In the first volume of Senior Citizens Writing, contributors offer their own insights into their creative writing in short prefaces to their work. In many cases, I found the writers’ prefaces as interesting as their creative writing, for the prefaces often reveal their authorial desires. The writers want to chronicle their lives as part of history, to share their stories with family and friends, and to devote themselves to writing after spending decades in other professions and with other priorities that silenced their stories. For example, Craig writes, “I started writing in first grade at school. I was promptly accused of plagiarism. I went underground with writing for years” (1:129). Ann Hinton begins her preface by stating, “I want my children, my grandchildren, even my great grandchildren to know that this aging woman they sometimes visit has not always been this aging woman” (1:173).

Unfortunately, these prefaces are left out of the second volume, replaced by Winterowd’s commentary on the work of each writer. Winterowd’s notes assess each writer’s strengths and point to what particular contributors accomplish in their writing—providing emotional impact, revising personal stories for a larger audience, and distinguishing between “chronicle” and “history” (2:196). However, this commentary by the leader of the workshop disrupts the careful balance within the “community of writers” that Winterowd outlines in the introduction to the first volume (1:5). This ultimately puts Winterowd in the position of authority that he claims to resist in his initial description of the writing workshop.

Nonetheless, the participants’ insights into their own identities as writers appear in rare moments in the second volume. For example, this quote from Phan Vu, describing his emigration from Vietnam to the United States, appears in Winterowd’s notes: “At last, at the age of 60, I became completely free: beginning a new life, a free life, in a new country—the United States, with a new citizenship—American; and learning a new language—English” (2:253). Winterowd uses his preface to Vu’s work to focus on whether workshop participants should be encouraged to edit their work so that it is written in standardized English. This does pose an important question to readers who might look to this as a guide for facilitating their own workshop; however, I would have preferred that the preface provide Vu’s reflection on his own work, a discussion of when he began to see himself as a writer, or details of his experiences learning a new language at the age of 60. These moments in the anthologies when a participant’s identity as a writer is revealed show the success of Winterowd’s project to create a community of writers, and I only wish I could have read about as many of those moments in the second volume as I did in the first.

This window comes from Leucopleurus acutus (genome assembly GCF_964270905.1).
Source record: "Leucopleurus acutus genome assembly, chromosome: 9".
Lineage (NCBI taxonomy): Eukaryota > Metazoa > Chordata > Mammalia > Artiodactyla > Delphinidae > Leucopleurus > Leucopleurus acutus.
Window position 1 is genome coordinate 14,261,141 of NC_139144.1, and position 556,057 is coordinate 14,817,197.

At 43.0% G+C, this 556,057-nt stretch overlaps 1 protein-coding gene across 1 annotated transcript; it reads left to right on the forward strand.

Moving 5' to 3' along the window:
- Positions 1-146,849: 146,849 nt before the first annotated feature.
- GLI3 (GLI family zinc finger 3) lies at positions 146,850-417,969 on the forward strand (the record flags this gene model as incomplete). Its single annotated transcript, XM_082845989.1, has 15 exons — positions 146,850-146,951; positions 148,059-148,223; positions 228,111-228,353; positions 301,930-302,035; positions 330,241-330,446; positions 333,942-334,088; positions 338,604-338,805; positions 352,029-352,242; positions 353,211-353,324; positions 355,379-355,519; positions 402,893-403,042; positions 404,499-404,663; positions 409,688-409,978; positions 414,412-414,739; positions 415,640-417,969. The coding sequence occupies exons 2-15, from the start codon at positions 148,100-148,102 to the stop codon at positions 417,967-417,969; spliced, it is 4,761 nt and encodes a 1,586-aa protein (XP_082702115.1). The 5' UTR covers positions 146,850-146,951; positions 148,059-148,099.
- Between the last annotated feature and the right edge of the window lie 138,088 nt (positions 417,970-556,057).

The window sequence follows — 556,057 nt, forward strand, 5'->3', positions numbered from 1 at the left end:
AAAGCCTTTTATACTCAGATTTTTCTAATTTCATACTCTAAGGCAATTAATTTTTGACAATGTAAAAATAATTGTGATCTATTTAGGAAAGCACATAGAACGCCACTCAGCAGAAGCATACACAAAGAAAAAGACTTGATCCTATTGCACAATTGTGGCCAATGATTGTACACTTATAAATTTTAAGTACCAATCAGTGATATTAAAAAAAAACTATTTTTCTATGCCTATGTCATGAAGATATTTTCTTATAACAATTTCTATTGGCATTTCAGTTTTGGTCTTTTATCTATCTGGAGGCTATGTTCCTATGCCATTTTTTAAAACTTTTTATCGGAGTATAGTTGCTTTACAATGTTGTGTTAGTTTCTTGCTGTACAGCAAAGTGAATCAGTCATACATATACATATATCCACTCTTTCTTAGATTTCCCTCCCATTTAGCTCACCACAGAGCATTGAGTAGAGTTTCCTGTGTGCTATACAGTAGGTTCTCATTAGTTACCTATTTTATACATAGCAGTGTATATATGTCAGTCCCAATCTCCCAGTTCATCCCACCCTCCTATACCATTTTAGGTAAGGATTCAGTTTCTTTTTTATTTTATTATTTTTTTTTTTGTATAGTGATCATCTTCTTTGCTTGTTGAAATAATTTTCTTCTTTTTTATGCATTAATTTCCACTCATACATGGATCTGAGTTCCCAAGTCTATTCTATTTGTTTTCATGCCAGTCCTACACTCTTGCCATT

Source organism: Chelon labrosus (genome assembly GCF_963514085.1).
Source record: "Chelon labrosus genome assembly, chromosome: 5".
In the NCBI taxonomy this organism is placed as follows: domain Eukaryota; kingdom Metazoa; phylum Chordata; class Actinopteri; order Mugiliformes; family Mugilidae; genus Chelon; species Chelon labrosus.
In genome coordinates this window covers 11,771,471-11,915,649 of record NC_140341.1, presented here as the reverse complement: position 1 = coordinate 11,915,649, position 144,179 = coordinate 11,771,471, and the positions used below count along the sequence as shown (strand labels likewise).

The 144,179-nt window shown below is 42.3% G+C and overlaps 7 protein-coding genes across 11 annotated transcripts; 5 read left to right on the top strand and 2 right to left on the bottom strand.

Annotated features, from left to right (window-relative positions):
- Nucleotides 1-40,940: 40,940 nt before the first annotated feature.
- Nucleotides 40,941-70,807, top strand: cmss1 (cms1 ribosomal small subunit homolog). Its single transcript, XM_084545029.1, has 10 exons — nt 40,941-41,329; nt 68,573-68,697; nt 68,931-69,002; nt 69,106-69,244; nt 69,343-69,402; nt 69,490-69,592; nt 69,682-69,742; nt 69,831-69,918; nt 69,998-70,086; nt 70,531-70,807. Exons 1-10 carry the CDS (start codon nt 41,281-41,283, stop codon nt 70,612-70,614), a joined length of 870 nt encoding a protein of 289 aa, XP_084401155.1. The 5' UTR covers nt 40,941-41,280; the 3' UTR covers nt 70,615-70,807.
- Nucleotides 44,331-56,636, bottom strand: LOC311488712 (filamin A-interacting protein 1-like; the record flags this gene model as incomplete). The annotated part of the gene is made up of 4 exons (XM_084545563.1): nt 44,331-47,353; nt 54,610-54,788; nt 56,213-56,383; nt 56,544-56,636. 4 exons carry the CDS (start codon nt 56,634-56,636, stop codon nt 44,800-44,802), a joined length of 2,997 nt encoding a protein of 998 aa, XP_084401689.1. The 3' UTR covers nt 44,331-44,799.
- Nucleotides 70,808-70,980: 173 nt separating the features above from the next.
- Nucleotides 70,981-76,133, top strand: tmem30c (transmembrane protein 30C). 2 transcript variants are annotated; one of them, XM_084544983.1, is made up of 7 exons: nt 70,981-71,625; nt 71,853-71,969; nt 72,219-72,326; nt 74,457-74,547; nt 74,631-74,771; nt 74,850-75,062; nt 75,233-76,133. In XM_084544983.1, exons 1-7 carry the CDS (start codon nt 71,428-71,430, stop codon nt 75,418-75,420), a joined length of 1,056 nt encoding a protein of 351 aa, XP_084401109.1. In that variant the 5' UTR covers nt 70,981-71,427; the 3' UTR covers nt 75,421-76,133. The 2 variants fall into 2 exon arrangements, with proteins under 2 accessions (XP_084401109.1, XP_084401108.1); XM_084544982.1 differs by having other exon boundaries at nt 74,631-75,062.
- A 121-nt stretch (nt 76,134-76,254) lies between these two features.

Overall, though, the Senior Citizens Writing anthologies are significant contributions to the field of community literacy because they offer a model of a writing workshop that can be adopted fairly easily by those who want to start their own community writing projects. They also convincingly demonstrate the ways in which writing can become a valuable part of life for participants. Furthermore, through the engaging writing included in both volumes, they prove that the work of community writing projects can, and should, be appreciated by an audience that extends beyond the participants themselves.